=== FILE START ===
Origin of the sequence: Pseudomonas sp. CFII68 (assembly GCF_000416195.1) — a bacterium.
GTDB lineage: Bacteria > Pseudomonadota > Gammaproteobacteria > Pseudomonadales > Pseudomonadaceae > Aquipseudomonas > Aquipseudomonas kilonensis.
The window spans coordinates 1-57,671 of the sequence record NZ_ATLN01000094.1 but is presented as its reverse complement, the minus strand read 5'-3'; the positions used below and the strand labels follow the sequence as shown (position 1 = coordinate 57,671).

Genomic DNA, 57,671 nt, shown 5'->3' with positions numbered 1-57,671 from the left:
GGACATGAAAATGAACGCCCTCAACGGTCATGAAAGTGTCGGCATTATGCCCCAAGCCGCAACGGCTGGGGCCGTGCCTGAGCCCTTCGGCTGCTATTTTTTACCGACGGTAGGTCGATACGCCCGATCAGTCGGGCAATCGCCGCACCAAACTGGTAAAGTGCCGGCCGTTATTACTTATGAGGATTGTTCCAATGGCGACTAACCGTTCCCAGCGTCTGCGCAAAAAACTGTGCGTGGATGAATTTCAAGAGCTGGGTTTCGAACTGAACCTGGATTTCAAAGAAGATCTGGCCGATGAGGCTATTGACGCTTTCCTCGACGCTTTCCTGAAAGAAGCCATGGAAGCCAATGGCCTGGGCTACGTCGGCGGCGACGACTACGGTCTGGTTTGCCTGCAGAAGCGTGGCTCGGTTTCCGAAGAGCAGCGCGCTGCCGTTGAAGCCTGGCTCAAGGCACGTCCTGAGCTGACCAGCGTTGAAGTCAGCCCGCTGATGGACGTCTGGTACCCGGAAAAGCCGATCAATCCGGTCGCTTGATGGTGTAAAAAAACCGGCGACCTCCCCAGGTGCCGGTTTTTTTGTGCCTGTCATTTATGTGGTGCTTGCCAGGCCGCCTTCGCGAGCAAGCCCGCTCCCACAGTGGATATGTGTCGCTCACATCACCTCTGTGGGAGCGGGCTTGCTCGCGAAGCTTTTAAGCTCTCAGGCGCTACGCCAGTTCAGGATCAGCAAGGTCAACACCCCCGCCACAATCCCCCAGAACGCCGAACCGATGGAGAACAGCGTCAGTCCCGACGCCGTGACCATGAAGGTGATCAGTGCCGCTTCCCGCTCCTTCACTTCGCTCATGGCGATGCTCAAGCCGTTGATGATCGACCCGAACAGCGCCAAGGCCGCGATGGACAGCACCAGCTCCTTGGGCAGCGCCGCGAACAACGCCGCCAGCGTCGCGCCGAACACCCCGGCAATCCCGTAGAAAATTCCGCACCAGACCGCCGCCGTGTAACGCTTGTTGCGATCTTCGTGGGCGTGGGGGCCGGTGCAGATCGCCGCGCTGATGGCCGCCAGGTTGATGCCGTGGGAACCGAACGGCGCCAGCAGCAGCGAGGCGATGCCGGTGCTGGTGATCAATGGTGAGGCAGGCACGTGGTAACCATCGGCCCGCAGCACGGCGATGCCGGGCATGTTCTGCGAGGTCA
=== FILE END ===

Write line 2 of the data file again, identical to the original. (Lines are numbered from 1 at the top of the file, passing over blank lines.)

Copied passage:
GTDB lineage: Bacteria > Pseudomonadota > Gammaproteobacteria > Pseudomonadales > Pseudomonadaceae > Aquipseudomonas > Aquipseudomonas kilonensis.